Still, many people around the world still consider solar eclipses evil omens signaling the onset of destruction and death.
Here are nine bizarre myths or superstitions about solar eclipses:
1. Sun-eating demons make the sky go dark.
According to a variety of astronomers and historians, including Edwin Krupp of the Griffith Observatory in Los Angeles, California, ancient cultures around the globe often blamed sun-swallowing beasts for the abandoning sun.
The ancient Chinese apparently believed an evil dragon living among the stars devoured the sun and, according to Noel Wanner, producer and director of NASA-funded Ancient Observatories, they would create a big, noisy commotion during an eclipse to scare the dragon demon away.
Similar stories are prevalent in ancient Vietnamese legends, where the demon is either a giant frog or toad .
Other sun-eating demons, according to Wanner and Krupp: giant serpent (Mayans), giant bird (Hungarians), giant bear (Buryats in Siberia), fire dogs (Koreans).
2. Decapitated Hindu demon Rahu takes revenge on the sun and moon.
Seeking immortality, the Hindu demon Rahu, stole a magic potion disguised as a god. As described in ancient Indian mythology, both the sun and moon watch the crime unfold and warn the god Vishnu.
Eventually, as the tale goes, Vishnu decapitated Rahu so that his head would live forever, but his body would wither away and die.
To get even, a scorned Rahu chases the moon and sun and “every now and then he catches them and swallows them," Krupp said. But without a throat, the sun and the moon fall right through his head.
3. Mythical, thieving dogs are the culprits.
The Vikings believed a wolf named "Skoll" temporarily stole the sun, causing the eclipse. In her book, "Tales from Norse Mythology," Icelandic author Snorri Sturluson said the Norse tried to scare the wolf away by making a lot of noise.
4. Eclipses happen when the sun and moon are fighting.
Many ancient cultures saw eclipses (solar or lunar) as fights between the sun and moon.
For example, Inuit folklore says a solar eclipse occurs when the moon god Anningan, furious that his sister (sun goddess Malina) walked away during their fight, manages to catch up with his sister, Wanner said.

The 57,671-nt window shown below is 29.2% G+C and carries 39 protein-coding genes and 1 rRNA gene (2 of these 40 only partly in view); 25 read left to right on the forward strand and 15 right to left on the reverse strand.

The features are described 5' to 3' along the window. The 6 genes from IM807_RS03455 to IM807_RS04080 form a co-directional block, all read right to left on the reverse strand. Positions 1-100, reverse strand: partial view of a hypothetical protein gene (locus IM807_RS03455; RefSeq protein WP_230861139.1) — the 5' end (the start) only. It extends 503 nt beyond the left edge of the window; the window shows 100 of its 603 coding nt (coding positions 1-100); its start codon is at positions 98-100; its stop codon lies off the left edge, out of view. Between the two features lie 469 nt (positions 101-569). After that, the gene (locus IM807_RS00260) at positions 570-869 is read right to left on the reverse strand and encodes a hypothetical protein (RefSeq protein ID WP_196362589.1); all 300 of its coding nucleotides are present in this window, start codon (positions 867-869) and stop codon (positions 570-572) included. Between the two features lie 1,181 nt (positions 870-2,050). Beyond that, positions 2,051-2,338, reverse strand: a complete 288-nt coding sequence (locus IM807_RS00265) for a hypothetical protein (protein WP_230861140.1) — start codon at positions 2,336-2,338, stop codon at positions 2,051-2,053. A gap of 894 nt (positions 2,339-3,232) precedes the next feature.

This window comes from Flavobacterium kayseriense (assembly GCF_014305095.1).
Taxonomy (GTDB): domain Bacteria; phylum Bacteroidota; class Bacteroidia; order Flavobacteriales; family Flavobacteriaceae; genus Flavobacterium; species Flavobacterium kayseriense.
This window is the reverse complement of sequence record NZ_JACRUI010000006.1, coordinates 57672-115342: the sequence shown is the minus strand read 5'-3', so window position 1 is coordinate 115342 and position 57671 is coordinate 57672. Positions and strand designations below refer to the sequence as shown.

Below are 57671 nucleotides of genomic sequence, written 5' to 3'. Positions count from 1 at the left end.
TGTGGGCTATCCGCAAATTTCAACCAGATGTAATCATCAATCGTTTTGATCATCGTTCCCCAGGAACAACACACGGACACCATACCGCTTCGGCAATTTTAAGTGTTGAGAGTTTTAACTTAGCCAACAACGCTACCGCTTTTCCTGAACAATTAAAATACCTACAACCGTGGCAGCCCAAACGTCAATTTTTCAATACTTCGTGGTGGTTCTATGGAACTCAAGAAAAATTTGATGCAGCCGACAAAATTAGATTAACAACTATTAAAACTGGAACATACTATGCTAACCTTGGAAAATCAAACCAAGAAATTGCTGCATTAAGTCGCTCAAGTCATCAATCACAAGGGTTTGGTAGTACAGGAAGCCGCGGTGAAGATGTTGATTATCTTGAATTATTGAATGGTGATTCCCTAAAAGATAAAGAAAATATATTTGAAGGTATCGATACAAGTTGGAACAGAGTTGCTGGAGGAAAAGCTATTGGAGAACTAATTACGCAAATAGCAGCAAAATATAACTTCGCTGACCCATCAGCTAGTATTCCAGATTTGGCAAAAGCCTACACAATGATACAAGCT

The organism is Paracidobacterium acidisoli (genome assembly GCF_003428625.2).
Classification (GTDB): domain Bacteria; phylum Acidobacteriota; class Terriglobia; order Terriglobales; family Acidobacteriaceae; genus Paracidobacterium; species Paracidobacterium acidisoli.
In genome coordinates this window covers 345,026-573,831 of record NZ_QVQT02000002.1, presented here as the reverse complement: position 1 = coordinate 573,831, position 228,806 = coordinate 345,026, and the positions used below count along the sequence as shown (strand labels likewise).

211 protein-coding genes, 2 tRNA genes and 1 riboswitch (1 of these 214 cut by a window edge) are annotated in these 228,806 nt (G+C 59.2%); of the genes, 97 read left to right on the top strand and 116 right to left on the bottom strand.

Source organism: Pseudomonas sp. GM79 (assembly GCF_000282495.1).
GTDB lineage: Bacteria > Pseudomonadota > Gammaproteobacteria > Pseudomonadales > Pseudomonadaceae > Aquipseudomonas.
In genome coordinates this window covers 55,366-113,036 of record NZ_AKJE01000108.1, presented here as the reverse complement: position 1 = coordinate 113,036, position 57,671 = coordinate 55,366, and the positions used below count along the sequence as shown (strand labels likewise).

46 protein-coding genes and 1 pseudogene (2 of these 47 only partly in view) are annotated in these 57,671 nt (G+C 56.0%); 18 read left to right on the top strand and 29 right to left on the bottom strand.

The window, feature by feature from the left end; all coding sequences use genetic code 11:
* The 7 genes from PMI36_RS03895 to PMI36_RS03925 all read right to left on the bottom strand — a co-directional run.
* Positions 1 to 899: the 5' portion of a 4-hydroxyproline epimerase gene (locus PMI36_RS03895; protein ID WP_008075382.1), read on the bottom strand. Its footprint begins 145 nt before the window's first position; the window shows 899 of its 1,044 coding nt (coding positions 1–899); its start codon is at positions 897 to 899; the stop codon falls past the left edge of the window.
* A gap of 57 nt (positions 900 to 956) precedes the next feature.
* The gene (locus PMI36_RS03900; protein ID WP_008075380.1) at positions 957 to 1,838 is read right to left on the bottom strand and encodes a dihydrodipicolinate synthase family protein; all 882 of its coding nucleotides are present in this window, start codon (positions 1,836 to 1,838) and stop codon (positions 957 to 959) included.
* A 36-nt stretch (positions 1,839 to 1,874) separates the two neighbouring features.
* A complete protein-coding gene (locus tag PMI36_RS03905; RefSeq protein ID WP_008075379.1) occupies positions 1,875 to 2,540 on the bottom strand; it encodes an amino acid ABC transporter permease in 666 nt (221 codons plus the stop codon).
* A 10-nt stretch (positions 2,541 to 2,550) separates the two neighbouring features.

And in ancient Africa, the Batammaliba people in Togo and Benin also believed the two celestial beings were hashing it out during an eclipse. However, the myth acts a reminder for the Batammaliba people to "encourage the sun and the moon to stop fighting," cultural astronomer Jarita Holbrook told National Geographic.
“They see it as a time of coming together and resolving old feuds and anger,” she said. “It's a myth that has held to this day.”
5. Solar eclipses are dangerous to pregnant women and their unborn children.
To this day, Krupp said, people still call the Griffith Observatory before eclipses and ask if pregnant women and their unborn babies are in danger, a myth dating back to the Aztecs.
Though it’s a legends-old superstition, several Hispanic mothers-to-be are still fed the warning by older family members, causing additional anxiety.
The same is true for some religions and cultures in India, where pregnant women are still forbidden to go outside during an eclipse.
6. Food cooked during a solar eclipse is poisonous.
Many Indians also fast on the day of a solar (or lunar) eclipse in fear of being poisoned by food cooked or processed during that time.
7. Flowers planted during eclipse will be more vibrant than any others.
Unlike the myths above, some Italians have a more positive outlook on solar eclipses. It's believed that the flowers you plant during the solar eclipse grow to be more vibrant than flowers planted at any other time. Unfortunately, there is no scientific evidence to back this claim (or any of the others mentioned).